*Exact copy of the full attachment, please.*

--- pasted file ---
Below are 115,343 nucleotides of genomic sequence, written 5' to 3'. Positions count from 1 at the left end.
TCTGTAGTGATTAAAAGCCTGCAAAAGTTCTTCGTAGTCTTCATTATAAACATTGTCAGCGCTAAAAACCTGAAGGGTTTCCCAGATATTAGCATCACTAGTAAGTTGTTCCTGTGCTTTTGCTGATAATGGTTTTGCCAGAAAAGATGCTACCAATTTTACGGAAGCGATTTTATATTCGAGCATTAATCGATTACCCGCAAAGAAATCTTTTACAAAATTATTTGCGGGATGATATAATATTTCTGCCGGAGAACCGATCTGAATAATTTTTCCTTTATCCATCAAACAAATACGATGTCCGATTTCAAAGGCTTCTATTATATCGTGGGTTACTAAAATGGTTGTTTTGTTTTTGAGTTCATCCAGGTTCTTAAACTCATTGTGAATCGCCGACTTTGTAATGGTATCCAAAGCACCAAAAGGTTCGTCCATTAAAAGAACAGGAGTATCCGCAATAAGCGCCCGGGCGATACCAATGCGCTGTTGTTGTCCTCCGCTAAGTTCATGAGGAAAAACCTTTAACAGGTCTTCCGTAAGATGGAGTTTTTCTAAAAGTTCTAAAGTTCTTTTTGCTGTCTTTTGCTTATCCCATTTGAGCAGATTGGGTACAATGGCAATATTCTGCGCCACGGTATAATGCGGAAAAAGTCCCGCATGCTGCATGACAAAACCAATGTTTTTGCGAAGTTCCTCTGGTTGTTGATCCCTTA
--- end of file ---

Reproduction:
Below are 115,343 nucleotides of genomic sequence, written 5' to 3'. Positions count from 1 at the left end.
TCTGTAGTGATTAAAAGCCTGCAAAAGTTCTTCGTAGTCTTCATTATAAACATTGTCAGCGCTAAAAACCTGAAGGGTTTCCCAGATATTAGCATCACTAGTAAGTTGTTCCTGTGCTTTTGCTGATAATGGTTTTGCCAGAAAAGATGCTACCAATTTTACGGAAGCGATTTTATATTCGAGCATTAATCGATTACCCGCAAAGAAATCTTTTACAAAATTATTTGCGGGATGATATAATATTTCTGCCGGAGAACCGATCTGAATAATTTTTCCTTTATCCATCAAACAAATACGATGTCCGATTTCAAAGGCTTCTATTATATCGTGGGTTACTAAAATGGTTGTTTTGTTTTTGAGTTCATCCAGGTTCTTAAACTCATTGTGAATCGCCGACTTTGTAATGGTATCCAAAGCACCAAAAGGTTCGTCCATTAAAAGAACAGGAGTATCCGCAATAAGCGCCCGGGCGATACCAATGCGCTGTTGTTGTCCTCCGCTAAGTTCATGAGGAAAAACCTTTAACAGGTCTTCCGTAAGATGGAGTTTTTCTAAAAGTTCTAAAGTTCTTTTTGCTGTCTTTTGCTTATCCCATTTGAGCAGATTGGGTACAATGGCAATATTCTGCGCCACGGTATAATGCGGAAAAAGTCCCGCATGCTGCATGACAAAACCAATGTTTTTGCGAAGTTCCTCTGGTTGTTGATCCCTTA